This kokeshi doll is a traditional Japanese wooden doll consisting of only a body and a head. This particular doll, made by Tzutae Sato (b. 1906), is of the Yajiro type: it has a long, thin body and a large head that is wide at the top. The body has a faded yellow background with red and faded green bands at the waist, base, and one-quarter of the way down from the neck; these alternate with red and faded green flowers on the front and back. The doll has a red v-neck kimono neckline, and a cap of red, faded green, and yellow; one thick black band is painted on top of the head. A black fringe lines the edge of the cap. The face features thin, single-lidded eyes with large eyeballs, a cat-like nose, red cheeks, and a small red mouth. Red petals adorn the sides of the head.
Kokeshi are traditional Japanese dolls distinctive for their lack of arms and legs. Kokeshi are often painted red and black, occasionally with yellow as well. They originated as souvenirs for visitors to the hot springs of the Tōhoku region in northern Japan during the Edo period (1600-1868); there are several distinct types according to size, shape, facial details, and so on, each associated with a different onsen (hot spring) of that area. Most kokeshi are signed and dated on the base.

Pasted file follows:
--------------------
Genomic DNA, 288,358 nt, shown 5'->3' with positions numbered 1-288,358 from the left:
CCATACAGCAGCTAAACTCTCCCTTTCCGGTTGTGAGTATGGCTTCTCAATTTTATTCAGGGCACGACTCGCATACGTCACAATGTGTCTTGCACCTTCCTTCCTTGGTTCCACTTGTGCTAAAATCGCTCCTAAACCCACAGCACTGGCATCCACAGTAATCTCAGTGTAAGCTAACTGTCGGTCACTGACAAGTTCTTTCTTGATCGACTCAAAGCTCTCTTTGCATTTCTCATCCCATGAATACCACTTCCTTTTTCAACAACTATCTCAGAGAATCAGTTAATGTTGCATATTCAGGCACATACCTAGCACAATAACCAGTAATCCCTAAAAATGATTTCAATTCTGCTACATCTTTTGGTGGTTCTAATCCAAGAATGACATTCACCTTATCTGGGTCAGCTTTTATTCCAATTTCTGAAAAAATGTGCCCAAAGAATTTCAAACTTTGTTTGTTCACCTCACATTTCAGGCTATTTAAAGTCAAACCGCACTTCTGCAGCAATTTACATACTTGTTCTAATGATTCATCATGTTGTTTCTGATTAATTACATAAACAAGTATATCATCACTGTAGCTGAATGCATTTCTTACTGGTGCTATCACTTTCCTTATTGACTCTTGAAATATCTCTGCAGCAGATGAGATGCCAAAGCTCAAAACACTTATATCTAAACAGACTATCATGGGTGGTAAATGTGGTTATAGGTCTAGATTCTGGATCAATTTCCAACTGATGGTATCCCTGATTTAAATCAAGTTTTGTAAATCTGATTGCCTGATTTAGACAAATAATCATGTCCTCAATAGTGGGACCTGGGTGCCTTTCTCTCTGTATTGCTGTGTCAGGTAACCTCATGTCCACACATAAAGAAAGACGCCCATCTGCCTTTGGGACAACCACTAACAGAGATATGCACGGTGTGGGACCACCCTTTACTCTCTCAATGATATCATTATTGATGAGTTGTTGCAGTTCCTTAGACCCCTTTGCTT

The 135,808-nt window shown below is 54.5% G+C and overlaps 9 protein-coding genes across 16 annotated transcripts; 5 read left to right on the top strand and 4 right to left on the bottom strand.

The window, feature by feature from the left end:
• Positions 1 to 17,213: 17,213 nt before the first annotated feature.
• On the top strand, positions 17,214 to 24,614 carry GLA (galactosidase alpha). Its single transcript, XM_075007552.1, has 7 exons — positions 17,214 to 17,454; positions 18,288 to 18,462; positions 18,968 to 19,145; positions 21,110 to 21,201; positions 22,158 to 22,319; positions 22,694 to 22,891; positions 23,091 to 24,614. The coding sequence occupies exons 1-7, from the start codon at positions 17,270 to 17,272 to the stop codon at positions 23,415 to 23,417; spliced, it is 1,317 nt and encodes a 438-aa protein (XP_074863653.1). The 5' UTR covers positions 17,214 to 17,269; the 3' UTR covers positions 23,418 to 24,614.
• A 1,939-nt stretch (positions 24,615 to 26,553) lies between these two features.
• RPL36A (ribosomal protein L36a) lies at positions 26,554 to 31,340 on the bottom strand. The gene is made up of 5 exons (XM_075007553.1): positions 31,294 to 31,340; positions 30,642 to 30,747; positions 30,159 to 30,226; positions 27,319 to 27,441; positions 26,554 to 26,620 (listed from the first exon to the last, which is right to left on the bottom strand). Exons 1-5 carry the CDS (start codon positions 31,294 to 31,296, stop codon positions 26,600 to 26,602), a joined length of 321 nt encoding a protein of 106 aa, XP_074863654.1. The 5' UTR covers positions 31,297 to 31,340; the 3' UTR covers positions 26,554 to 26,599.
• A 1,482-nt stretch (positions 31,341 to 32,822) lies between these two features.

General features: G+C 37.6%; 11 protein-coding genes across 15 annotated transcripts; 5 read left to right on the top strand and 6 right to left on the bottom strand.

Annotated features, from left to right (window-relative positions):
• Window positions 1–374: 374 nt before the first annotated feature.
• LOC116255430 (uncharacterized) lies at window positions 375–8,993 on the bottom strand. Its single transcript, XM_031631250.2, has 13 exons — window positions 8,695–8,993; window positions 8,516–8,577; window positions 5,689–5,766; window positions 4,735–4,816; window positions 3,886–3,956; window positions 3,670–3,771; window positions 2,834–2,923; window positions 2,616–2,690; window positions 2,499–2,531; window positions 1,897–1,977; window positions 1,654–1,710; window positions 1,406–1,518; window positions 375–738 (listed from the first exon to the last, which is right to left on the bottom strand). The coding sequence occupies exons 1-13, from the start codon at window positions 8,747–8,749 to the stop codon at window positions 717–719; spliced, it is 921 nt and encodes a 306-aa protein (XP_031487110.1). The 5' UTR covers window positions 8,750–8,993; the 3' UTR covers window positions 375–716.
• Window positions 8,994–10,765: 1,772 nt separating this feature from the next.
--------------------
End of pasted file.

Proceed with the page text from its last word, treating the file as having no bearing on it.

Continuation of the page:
Yajiro refers to a specific village in Miyagi. Yajiro types are made in Shirioshi City as well as towns in Fukushima, Yamagata, and Gumma. Typically, they have a thick body with a cylindrical shape or one that broadens at the base, sometimes with a waist curved in. They often feature drawn linear body patterns with additional hand-painted flowers or other designs, and a colorful cap on top of the head and single-lidded eyes.